Minnesota Medical Device Makers Let Down as Repeal of Medical Device Tax Falters

Published On: 15th November 2013

From the internet

Medical device manufacturing is a major business in Minnesota and it is a business that strongly opposes the medical device tax.

Despite President Obama saying he would not repeal the medical device tax, a behind-the scenes effort took place to repeal this tax that Minnesota medical device makers have opposed.

Repealing the medical device tax was part of the negotiations to end the government shut down. The White House expressed it was open to the repeal effort, which was a bargaining chip in the debt limit crisis. However, it was not part of a tentative agreement between Senate Republics and Democrats that would fund the government for the next three months.

When Congress was formulating a deal to vote on, the deal that included a repeal of the medical device tax was floated and then dropped before the vote. Had the plan received a vote from the House and the Senate, it would have delayed the medical device tax by two years.

Aside from income verification, the Senate deal that the House and the Senate voted on did not make any major concessions to the Affordable Care Act.

It is expected that a window will be opened for further negotiations when a long-term budget deal is in the works. A lot of momentum has been gained for the repeal of the tax. Even if the tax is not repealed in a final bargain, there were a total of 79 senators that voted for the repeal earlier in 2013.

One device industry trade association, AdvaMed, has been looking for a way to repeal the tax since it was put into place three years ago to help pay for the health care reform happening in the nation. The tax actually wasn’t collected until 2013 and AdvaMed already estimates that its members have already paid approximately $2 billion since the tax went into effect in January.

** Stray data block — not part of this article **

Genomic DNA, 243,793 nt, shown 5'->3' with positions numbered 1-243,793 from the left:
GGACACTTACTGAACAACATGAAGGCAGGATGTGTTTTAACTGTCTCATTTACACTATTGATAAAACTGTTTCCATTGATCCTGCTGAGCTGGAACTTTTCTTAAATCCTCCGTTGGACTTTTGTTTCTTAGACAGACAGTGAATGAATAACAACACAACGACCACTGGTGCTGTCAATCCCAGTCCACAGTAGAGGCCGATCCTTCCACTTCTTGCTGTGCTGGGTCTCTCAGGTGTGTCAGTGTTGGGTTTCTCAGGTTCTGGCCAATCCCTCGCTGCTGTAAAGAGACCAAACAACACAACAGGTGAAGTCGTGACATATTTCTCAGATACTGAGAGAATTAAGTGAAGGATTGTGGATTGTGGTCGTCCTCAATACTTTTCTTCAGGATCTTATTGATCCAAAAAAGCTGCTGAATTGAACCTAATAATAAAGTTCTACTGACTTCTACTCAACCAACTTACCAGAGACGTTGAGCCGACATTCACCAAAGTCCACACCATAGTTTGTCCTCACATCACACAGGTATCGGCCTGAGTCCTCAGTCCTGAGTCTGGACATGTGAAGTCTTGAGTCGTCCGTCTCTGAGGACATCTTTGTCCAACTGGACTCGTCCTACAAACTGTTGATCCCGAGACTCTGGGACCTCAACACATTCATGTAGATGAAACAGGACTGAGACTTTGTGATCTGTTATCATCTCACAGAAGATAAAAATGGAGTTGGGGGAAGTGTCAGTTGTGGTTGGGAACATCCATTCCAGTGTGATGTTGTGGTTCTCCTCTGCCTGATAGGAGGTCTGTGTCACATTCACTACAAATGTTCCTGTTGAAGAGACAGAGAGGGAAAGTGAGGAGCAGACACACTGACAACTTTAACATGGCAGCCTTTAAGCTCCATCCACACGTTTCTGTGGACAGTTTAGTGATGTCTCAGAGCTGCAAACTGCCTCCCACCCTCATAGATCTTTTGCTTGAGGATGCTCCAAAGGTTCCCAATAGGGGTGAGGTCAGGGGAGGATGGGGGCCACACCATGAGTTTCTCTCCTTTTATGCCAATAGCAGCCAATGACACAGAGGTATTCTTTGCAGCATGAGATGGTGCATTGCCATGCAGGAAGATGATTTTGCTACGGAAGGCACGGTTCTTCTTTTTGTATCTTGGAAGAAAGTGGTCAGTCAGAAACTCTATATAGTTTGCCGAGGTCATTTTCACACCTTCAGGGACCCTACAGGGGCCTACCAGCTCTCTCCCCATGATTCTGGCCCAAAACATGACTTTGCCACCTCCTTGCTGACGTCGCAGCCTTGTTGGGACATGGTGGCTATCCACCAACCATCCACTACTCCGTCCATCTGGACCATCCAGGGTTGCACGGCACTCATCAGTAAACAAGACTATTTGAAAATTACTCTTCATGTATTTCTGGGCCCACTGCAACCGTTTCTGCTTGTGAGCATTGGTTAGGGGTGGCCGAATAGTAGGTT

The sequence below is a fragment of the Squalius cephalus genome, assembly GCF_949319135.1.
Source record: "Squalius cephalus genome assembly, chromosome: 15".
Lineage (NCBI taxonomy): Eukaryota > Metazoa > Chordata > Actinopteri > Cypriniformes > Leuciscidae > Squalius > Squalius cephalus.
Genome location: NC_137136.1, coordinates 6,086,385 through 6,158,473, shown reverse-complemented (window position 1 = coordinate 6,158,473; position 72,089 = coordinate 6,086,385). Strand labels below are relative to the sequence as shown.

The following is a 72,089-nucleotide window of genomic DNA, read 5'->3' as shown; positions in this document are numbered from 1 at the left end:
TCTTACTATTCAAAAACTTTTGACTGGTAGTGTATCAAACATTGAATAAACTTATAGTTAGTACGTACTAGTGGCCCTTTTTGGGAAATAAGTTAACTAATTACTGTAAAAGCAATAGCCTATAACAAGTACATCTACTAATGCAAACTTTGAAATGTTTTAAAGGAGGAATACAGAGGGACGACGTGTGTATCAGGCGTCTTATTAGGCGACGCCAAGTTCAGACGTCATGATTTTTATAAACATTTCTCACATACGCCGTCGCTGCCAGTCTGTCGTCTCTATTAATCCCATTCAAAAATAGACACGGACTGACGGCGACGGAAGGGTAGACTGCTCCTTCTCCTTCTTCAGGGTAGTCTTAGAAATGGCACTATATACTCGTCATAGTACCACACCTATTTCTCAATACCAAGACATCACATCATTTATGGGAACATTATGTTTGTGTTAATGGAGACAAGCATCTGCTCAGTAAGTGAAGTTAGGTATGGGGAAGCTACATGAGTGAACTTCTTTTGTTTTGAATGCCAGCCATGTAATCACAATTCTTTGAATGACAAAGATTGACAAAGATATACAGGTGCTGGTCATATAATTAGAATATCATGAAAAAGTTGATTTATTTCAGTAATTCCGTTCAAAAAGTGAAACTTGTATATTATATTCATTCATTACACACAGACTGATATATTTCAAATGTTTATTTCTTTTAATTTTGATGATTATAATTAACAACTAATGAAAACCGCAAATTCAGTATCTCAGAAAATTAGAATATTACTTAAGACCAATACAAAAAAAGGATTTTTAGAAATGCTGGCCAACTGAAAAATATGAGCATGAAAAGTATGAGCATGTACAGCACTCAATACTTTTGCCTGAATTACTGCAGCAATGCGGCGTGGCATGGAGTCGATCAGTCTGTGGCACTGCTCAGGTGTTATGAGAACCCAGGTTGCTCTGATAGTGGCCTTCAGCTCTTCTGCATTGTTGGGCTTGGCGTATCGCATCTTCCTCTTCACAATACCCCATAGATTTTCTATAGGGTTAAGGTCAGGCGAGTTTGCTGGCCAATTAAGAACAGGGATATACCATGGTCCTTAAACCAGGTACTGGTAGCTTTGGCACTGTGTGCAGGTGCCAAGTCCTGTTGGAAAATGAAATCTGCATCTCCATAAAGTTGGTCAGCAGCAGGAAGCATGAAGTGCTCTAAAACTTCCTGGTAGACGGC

A study sponsored by the medical device industry found that the tax could cost 43,000 U.S. jobs. The Bloomberg Government Report has disputed this finding.

Medtronic Inc, based out of Fridley, saw $16.6 billion in sales in their last fiscal year. They projected that the tax in fiscal 2014 will cost them around $120 million. For them, that is less than 1/10 of one percent of their revenue. For others, the tax takes a bigger bite out of their revenue stream. For facilities like St. Jude Medical, $50 million to $60 million of their revenues must go to the tax rather than important initiatives, such as research and development of new products.

Medtronic has not specified whether or not the tax would affect their hiring efforts or whether or not business performance would be affected. The company did state that the medical device tax is a factor when considering their business pressures and they account for it in their budget and investment plans.

Proponents of the tax say that talks have been about how to repeal the tax and not how to pay for the Affordable care Act.

Source: http://www.startribune.com/business/227933191.html